North Carolina Insurance Points & Driving Record
The state of North Carolina has what’s known as a Safe Driver Incentive Plan (SDIP). The SDIP is used to encourage North Carolina motorists to drive safely. The incentive? Lower insurance rates. When you’re convicted of moving violations (like speeding or illegal passing) or you’re involved in at-fault accidents during the experience period, you will have “SDIP points” added to your driving record. The number of points you receive corresponds with the severity of the violation (you’ll get more points for DWI than aggressive driving). With each addition of points to your record, you stand a chance of having your insurance premium go up.
So how many points will you get for the offense you committed? Some examples of moving violations and the points associated with them include:
- Speeding 10 MPH or less over a speed limit that’s lower than 55 MPH: 1 point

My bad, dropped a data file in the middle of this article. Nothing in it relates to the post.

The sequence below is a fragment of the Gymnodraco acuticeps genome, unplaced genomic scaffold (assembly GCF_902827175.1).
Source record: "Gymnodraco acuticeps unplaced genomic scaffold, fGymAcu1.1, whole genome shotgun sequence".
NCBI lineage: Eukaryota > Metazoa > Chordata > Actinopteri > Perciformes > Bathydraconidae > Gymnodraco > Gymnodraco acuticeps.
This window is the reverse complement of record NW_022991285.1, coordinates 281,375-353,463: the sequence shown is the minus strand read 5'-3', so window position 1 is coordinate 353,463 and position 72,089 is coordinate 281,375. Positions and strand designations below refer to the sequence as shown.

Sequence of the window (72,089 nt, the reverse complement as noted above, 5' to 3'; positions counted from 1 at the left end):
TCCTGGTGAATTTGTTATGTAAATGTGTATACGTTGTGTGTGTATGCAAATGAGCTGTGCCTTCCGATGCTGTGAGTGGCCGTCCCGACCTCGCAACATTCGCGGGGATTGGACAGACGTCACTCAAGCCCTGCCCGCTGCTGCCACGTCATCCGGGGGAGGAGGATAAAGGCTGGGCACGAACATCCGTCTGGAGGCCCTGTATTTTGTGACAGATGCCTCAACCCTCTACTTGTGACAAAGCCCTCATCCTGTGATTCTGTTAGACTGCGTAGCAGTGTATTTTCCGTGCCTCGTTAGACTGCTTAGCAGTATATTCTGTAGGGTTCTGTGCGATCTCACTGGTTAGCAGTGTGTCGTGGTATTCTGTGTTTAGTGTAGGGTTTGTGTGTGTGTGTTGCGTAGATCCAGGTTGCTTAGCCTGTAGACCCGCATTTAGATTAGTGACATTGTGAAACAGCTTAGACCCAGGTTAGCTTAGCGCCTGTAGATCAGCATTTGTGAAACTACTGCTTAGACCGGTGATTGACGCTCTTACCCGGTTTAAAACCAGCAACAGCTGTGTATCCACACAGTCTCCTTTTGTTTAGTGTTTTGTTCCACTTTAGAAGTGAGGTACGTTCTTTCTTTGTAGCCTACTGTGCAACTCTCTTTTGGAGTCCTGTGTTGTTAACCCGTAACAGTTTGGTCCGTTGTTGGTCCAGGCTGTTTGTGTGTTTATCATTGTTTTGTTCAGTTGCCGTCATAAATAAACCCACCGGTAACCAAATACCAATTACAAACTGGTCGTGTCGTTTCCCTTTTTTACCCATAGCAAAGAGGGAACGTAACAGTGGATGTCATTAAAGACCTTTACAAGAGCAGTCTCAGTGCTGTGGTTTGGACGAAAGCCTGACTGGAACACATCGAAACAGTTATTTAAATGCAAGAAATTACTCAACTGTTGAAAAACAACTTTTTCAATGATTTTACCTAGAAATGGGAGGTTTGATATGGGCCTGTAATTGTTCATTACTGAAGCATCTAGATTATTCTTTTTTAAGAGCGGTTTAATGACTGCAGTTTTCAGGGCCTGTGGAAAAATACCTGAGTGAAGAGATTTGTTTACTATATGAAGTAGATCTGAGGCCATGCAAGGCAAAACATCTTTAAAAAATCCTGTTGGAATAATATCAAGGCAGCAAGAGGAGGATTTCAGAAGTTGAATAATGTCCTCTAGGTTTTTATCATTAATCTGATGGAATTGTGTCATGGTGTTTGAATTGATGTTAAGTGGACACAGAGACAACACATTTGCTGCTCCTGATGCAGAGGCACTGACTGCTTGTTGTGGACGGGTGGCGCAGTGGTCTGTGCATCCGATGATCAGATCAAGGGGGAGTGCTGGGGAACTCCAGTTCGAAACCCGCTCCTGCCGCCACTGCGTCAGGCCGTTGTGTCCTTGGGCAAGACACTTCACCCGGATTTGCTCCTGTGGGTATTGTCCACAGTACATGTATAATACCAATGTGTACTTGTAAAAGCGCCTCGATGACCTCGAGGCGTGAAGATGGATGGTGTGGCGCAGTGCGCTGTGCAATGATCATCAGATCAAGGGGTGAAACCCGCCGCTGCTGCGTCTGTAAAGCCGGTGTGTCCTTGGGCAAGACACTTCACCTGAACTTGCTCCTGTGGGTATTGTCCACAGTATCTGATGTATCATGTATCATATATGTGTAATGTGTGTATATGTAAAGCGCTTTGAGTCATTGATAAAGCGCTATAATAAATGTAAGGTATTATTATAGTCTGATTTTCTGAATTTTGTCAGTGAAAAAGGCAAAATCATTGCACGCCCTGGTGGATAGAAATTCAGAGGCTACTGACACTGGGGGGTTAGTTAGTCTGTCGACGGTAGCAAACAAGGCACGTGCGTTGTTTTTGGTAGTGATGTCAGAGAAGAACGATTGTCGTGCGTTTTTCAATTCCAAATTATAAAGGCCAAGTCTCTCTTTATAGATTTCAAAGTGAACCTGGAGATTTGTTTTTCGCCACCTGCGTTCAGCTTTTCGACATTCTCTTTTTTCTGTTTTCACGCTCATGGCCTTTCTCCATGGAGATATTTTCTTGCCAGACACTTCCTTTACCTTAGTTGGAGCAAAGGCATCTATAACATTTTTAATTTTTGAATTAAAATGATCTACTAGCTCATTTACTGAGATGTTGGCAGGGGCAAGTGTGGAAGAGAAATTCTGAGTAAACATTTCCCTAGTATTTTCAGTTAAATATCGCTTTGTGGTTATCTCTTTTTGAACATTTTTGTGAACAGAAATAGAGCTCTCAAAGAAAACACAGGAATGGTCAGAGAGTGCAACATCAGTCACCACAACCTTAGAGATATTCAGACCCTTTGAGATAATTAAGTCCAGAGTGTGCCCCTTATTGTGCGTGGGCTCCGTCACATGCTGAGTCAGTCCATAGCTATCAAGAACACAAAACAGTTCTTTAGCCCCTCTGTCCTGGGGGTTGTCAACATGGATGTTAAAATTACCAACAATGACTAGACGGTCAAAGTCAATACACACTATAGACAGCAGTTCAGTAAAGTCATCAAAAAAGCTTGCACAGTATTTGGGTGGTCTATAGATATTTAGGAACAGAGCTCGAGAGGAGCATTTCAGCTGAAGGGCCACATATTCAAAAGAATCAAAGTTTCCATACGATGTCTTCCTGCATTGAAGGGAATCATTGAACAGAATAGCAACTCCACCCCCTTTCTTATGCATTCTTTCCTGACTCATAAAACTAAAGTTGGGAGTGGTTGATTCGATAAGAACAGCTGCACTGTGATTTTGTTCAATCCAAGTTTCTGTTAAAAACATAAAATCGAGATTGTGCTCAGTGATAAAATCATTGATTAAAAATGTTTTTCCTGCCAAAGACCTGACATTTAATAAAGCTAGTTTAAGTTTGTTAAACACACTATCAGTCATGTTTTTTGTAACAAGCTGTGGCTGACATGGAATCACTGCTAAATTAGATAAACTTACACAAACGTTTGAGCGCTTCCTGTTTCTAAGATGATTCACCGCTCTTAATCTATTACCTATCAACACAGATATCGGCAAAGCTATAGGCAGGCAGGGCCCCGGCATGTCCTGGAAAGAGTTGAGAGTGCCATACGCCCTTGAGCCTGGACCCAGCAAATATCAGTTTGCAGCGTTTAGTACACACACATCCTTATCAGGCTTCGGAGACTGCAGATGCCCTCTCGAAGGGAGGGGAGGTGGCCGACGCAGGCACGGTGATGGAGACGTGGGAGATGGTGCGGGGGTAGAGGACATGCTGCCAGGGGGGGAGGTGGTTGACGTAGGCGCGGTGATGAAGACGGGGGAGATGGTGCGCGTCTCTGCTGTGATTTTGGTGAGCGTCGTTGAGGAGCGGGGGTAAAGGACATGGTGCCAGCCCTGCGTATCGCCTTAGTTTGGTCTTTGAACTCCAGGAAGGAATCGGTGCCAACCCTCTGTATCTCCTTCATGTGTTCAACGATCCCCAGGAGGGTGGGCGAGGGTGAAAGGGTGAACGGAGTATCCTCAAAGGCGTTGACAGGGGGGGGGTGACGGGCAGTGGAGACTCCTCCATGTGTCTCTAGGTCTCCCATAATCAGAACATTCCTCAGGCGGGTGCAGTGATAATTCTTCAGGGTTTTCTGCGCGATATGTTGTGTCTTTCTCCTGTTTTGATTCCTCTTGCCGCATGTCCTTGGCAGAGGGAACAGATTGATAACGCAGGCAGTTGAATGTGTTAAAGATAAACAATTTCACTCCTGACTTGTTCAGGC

- Following too closely: 2 points
- Causing an accident that results in death or total bodily injury of over $1,800: 3 points
- Reckless driving: 4 points
- Driving while your license or registration is revoked/suspended: 8 points
- Speeding to elude arrest: 10 points
- Hit-and-run that results in bodily injury or death: 12 points
For a full list of convictions and the points they carry, visit the North Carolina Department of Insurance website.
There are some circumstances when you will not be charged SDIP points. These situations include:
- An accident, if all of these are true:
- There is only property damage.
- The damage amounts to $1,800 or less.
- You are not also convicted of a moving violation in conjunction with the crash.
- No licensed drivers in your household have moving violation convictions or any involvement in at-fault accidents during the experience period.
- Speeding 10 MPH or less over the speed limit, if all of these are true:
- The offense did not take place in a school zone.
- You do not have another moving violation for the experience period.
- Your household is allowed to have 1 Prayer for Judgment Continued (PJC) every 3 years.
- Please note that a second PJC may cause you to get insurance points.
How Much Will My Insurance Go Up?
Think a 1-point violation won’t do that much damage to your premium? Think again: even 1 point could lead to a 30% increase in your insurance rate. 4 points could mean an 80% increase, and by the time you’re at 12 points, you could be facing a 340% increase! That’s why it’s so important that you drive safely to avoid these points altogether.